By Beatriz Miranda, Contributing Reporter
RIO DE JANEIRO, BRAZIL – Brazil’s Senate gave final approval late on Tuesday, February 20th to a measure that authorizes the federal government to intervene in security in the crime-prone state of Rio de Janeiro. With 55 votes in favor, 13 against, and one abstention the bill authorizes Brazil’s Military to run Rio’s security through the end of 2018.
With the final approval in the Senate, the bill, signed by President Michel Temer last Friday, February 17th, will be broadcast on Brazil’s Federal Official Gazette by the National Congress’ President, Senator Eunício Oliveira (Movimento Democrático Brasileiro party) – who abstained from voting last night.
Once the decree is enforced, Rio’s governor Luiz Fernando Pezão hands over the management of Rio’s public security to the Army’s General Walter Braga Netto, Commander of Brazil’s East Military Forces.
Until December 31, 2018, the designated commander will be in charge of all of Rio’s security institutions: the Public Security Bureau, the Military and Civil Police, the Fire Department and Rio’s Penitentiary System.
Additionally, the bill foresees that General Walter Souza Braga Netto, head of the Eastern Military Command will be subordinated to the President of the Republic, and will not be subjected to Rio’s State norms that eventually collide with the military intervention measures. Also, the Commander is allowed to request the necessary financial, technological, structural and human resources in order to achieve the goals of the intervention.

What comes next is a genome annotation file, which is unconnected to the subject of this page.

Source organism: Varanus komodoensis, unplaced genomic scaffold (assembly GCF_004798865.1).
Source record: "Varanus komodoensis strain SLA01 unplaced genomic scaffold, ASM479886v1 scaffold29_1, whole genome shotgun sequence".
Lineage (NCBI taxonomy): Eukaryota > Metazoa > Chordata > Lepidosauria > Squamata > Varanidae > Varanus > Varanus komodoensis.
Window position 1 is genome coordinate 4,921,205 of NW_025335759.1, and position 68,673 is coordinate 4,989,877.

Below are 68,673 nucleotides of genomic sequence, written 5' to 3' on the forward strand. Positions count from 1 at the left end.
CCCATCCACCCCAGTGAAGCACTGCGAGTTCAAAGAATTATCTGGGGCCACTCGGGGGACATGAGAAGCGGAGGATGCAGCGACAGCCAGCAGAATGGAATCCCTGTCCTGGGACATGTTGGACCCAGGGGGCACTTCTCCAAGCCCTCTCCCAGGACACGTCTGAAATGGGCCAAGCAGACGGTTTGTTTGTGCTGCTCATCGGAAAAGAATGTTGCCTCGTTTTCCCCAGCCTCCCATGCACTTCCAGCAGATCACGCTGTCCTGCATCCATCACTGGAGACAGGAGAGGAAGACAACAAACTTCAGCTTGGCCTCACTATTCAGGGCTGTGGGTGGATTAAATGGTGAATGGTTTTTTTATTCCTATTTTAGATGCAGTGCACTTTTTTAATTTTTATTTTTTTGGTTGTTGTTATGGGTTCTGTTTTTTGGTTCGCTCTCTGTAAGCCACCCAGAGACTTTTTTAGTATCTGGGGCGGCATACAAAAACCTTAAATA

The session’s opening, at 8:30 PM, was marked by the controversial speeches of Senators Lindbergh Farias (PT party) and Randolfe Rodrigues (Rede party), having both presented points of order against the decree.
According to Rodrigues, the decree would be violating the constitutional order and the human rights. For Senator Farias, the bill would present a negative budgetary and financial impact, which would lead to serious financial issues. Both points of order were denied by the Congress President.
Senator Marta Suplicy (MDB party), on the other hand, argued that the military intervention in Rio would be a key measure to address Rio’s calamitous state of violence: “it is absolutely necessary because, as Rio’s authorities acknowledged this Carnival, there is an absolute misruling scenario in the State,” she supported.
In agreement, Senator Lasier Martins (PSD party) claimed Rio’s government is unable to solve its violence situation: “If the governor says he does not have competence to address this problem, it is necessary that someone intervenes,” he stated.
With the legislative decree 9.288/2018, Brazil lives its first military intervention in a federative unit since 1988, when the current Federal Constitution was enforced.